Portland commanders shouldn’t presume deadly force is ‘inevitable’ in encounters with distressed people who provoke police, consultants say

Oregonian, January 25, 2016

Police commanders shouldn’t be quick to conclude that deadly force is inevitable when someone under extreme emotional distress is intent on provoking a violent response by police, outside consultants caution.

Simply because a subject in crisis desires a certain outcome, it “does not mean that skillfully trained and well-equipped officers should necessarily accommodate him,” the California-based OIR Group wrote in its fourth report on Portland officer-involved shootings and deaths in police custody.

[embeddoc url=”http://www.mentalhealthportland.org/wp-content/uploads/2016/12/OIR-GROUP-REPORT-2016.pdf” download=”all”]

When officers take appropriate steps – slowing down their response, creating distance between themselves and suspects, and taking cover when possible – they’re less likely to be in a position where use of force becomes necessary, the consultants wrote.

The consultants also spent a considerable time criticizing the 48-hour rule in the police union contract that restricts officers from speaking to investigators immediately after they’ve been involved in a shooting.

Further, the report threw on its head what’s been a longstanding training tenet in the bureau: the idea that someone with a knife who is within 21 feet of them can attack faster than an officer has time to pull, aim and fire a gun.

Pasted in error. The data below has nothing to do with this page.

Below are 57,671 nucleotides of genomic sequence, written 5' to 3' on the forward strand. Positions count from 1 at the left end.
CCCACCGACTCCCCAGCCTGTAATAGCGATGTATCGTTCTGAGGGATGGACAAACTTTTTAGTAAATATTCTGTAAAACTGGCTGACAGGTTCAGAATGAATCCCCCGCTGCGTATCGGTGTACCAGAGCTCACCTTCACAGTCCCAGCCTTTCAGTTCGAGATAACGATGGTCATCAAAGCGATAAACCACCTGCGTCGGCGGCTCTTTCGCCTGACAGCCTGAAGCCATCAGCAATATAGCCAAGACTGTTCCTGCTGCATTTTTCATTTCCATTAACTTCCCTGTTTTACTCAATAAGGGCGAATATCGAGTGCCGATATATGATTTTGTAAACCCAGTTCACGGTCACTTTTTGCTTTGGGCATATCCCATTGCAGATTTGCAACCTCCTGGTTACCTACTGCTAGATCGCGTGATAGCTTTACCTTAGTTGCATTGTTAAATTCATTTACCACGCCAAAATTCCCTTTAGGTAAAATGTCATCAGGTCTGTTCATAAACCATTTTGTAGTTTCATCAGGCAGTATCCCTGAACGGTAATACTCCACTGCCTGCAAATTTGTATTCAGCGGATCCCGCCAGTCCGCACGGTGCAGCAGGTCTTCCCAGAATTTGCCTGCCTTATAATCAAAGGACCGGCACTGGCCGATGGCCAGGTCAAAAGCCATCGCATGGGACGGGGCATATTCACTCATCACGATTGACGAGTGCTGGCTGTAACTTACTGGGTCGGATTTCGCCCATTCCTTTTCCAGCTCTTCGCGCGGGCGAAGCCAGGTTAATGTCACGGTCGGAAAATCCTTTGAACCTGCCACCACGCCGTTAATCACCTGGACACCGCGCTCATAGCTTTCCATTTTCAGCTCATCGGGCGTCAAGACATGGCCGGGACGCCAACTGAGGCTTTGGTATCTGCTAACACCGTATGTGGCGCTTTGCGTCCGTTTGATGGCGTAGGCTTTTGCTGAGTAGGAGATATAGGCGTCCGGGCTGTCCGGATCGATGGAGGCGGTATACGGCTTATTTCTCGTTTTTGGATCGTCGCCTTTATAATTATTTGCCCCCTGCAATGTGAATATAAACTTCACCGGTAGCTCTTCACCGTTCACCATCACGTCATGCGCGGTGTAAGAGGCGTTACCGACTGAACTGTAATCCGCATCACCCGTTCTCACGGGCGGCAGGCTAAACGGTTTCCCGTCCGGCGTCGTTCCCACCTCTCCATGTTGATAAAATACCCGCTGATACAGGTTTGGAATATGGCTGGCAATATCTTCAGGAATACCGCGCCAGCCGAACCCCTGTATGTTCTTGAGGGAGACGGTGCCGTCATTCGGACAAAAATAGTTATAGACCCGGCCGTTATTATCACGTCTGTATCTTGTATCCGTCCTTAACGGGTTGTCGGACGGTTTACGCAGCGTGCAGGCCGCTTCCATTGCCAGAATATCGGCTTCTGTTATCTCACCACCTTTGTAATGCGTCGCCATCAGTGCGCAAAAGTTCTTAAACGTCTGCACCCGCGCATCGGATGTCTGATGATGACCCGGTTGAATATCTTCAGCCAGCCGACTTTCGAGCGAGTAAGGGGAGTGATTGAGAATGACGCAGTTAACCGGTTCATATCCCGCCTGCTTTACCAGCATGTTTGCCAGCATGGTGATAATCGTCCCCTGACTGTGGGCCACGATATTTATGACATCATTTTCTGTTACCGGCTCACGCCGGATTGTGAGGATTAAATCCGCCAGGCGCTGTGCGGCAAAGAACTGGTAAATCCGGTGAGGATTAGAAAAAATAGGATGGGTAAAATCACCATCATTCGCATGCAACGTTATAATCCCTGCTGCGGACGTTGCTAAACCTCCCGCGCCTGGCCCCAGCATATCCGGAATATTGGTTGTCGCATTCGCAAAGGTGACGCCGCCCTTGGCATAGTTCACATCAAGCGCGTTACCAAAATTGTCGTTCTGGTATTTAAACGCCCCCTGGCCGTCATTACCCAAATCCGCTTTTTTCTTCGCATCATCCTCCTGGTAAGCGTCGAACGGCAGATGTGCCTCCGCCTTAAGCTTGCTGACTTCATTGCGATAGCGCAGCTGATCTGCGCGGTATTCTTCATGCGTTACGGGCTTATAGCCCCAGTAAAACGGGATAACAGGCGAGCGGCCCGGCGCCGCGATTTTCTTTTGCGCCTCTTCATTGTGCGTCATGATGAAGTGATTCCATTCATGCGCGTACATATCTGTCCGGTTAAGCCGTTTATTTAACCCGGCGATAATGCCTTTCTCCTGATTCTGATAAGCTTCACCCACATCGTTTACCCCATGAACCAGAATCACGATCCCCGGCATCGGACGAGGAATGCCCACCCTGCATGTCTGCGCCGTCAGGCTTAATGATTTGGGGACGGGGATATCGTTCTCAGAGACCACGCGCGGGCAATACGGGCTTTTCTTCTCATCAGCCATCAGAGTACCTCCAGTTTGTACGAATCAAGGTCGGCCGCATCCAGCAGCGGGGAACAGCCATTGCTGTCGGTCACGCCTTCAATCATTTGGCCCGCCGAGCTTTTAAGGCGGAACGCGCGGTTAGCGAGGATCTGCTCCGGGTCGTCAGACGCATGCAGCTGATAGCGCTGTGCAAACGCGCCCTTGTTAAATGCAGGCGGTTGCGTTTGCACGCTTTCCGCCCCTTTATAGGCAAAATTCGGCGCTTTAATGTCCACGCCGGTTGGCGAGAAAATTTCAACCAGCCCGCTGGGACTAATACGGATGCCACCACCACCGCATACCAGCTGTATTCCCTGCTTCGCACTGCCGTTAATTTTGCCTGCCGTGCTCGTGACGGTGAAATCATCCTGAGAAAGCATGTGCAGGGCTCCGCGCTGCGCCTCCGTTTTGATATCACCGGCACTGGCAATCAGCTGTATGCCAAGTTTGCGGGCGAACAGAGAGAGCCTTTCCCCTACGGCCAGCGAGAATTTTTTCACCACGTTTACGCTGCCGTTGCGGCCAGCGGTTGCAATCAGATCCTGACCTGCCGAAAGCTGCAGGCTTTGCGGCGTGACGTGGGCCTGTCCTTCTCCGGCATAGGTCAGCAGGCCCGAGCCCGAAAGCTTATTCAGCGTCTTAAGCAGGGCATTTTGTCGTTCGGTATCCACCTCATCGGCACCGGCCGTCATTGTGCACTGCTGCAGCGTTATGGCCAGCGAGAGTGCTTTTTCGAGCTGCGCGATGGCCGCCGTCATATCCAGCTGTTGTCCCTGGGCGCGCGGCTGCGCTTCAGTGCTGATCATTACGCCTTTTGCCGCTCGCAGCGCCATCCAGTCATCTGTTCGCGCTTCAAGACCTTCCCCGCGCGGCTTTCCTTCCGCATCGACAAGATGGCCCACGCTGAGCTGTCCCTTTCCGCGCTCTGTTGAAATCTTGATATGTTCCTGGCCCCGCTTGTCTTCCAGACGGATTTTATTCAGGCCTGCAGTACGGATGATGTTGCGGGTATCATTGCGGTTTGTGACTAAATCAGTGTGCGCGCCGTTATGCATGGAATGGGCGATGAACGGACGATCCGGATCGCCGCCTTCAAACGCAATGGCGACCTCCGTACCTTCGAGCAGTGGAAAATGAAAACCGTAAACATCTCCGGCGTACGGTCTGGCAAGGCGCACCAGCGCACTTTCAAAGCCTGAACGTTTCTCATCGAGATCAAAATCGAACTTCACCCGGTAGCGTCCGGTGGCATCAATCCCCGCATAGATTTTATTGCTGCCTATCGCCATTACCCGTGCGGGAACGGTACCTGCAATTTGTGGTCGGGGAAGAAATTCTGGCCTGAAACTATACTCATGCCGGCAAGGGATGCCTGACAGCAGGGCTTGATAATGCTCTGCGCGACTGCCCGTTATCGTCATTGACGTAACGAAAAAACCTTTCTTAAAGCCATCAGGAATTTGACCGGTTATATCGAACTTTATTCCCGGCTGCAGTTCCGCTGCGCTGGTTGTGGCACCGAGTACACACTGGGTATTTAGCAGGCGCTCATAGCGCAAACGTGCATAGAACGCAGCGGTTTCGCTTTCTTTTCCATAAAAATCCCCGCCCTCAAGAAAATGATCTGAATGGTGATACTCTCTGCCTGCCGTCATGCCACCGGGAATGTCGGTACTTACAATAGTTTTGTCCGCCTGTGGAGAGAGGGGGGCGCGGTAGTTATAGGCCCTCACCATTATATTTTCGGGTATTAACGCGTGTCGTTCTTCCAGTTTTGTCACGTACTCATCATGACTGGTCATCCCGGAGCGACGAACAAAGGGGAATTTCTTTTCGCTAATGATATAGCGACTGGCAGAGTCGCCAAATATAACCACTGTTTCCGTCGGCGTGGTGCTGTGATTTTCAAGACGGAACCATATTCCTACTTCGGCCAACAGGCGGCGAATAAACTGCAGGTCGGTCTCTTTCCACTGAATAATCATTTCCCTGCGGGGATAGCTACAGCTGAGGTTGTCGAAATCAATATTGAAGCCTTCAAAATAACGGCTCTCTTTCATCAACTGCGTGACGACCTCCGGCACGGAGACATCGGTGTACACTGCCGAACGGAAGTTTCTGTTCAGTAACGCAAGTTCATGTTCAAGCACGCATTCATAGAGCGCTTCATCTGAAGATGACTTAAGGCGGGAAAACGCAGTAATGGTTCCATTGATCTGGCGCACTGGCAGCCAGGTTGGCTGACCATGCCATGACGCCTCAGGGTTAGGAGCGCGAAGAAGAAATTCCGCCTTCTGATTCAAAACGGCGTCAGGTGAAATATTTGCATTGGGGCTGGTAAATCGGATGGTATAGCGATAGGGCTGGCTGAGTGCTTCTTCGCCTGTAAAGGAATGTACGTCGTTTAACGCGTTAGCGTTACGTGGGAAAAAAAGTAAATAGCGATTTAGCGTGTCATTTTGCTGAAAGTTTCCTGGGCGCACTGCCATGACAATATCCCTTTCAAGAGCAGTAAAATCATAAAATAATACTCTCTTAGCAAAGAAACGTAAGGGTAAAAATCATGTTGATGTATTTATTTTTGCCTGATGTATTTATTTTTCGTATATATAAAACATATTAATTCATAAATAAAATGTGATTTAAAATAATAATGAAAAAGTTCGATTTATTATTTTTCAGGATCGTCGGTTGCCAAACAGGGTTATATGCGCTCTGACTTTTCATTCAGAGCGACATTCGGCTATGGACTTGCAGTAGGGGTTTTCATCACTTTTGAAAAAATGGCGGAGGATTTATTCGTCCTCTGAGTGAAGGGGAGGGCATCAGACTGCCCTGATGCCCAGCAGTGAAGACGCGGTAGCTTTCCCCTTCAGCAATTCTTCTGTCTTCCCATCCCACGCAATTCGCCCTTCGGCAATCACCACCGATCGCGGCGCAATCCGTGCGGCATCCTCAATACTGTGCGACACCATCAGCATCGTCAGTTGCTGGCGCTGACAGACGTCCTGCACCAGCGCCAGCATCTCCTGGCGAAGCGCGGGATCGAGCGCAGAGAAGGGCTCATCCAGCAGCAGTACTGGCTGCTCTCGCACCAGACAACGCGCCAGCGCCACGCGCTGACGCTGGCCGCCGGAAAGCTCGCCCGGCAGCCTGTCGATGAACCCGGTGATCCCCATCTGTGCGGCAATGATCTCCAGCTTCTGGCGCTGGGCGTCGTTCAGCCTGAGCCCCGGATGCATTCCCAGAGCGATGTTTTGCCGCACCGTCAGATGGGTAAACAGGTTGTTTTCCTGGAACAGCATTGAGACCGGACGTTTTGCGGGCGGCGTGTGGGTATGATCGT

“The 21-foot rule should never be seen as a green light to use deadly force or as creating a ‘kill zone,”’ experts have found, yet that lore seems to remain “inculcated” in the Portland Police Bureau, the consultants wrote.

The OIR Group examined the Portland police internal reviews of 11 police shootings that occurred between January 2011 and March 2013. The consultants found the police bureau to be cooperative and superior to most law enforcement agencies, but said there’s room for improvement. Its 133-page report will be presented to the City Council at 2 p.m. Thursday.

Read the consultant’s recommendations

[embeddoc url=”http://www.mentalhealthportland.org/wp-content/uploads/2016/01/selection.pdf” download=”all”]

In a letter attached to the report, Police Chief Larry O’Dea wrote that the bureau agrees with most of its recommendations and has taken steps to improve how officers respond to people in crisis since these shootings. He is expected to comment at the council meeting, bureau spokesman Sgt. Pete Simpson said.

[embeddoc url=”http://www.mentalhealthportland.org/wp-content/uploads/2016/01/chiefresponse.pdf” download=”all”]